Job’s maintained his joy and perspective in a season of suffering because he held onto a robust theology of grace.
The fact is, that any obedience not grounded in or motivated by the gospel is unsustainable. No matter how hard you try, how “radical” you get
I once assumed the gospel was simply what non-Christians must believe in order to be saved, while afterward we advance to deeper theological waters.
Frost wrote two poetic dramas filled with references to God. The first, A Masque of Reason, is based on Job’s story of suffering and comes across as rather inconclusive. But the second, A Masque of Mercy, has Jonah as the main character and wraps up in a more aesthetically pleasing way.
Contrary to what some have concluded, a transformational approach to culture does not assume an unrealistic optimism about what’s possible in our fallen world.
When it comes to this world’s future, God will follow the same pattern he engineered in Noah’s day, when he washed away everything that was perverse and wicked but did not obliterate everything.
I think by segregating ourselves we miss out on some choice blessings that Jesus intends for his one body to enjoy.
Most churches would agree that any segregation arising from racial or economic bigotry runs contrary to the nature of the gospel and should not be tolerated. But there’s another kind of segregation, perhaps more subtle, that many churches today have unapologetically embraced.
This is the final part of a 6 part series I’ve done on corporate worship.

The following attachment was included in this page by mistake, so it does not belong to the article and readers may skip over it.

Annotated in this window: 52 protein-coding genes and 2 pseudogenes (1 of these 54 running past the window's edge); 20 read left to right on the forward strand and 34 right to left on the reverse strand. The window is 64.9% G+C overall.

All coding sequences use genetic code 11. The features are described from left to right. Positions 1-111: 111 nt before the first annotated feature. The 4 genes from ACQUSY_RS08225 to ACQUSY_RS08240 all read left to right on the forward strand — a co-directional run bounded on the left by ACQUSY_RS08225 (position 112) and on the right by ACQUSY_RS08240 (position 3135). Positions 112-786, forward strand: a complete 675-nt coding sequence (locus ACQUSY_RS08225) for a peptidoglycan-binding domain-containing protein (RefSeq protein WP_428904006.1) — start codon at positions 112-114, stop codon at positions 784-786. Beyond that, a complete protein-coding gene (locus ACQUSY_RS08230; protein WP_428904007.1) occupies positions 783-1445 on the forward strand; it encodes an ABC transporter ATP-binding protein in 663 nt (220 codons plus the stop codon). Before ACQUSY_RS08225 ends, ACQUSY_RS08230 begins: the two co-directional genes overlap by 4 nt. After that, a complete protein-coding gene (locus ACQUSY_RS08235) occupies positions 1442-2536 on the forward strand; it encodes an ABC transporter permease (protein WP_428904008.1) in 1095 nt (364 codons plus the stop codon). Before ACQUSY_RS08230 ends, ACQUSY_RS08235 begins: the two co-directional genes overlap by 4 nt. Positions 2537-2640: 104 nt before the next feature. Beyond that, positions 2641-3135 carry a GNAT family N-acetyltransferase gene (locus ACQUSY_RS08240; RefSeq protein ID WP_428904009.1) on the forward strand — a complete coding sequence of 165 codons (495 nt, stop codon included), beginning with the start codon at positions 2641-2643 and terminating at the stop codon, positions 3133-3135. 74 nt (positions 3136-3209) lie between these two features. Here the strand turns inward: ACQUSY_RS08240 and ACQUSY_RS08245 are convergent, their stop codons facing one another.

Churches for years have struggled over whether their worship services ought to be geared toward Christians (to encourage and strengthen them) or non-Christians (to appeal to and win them). But that debate and the struggle over it are misguided.
Today I continue with my series of posts on corporate worship.
There’s a growing trend in some churches to offer door prizes to any returning visitor. One church visited recently by a friend of mine promised him a ten-dollar Starbucks gift card if he came back the following week.
Contrary to what many modern people believe, we can’t approach God any way we please.
Today I begin a multi-part series of posts on corporate worship: what it is and why it’s important
We think of ultimate redemption as being redemption from the body, not of the body; redemption from the world, not of the world; redemption from the material, not of the material. This, however, goes against what the Bible clearly teaches about redemption.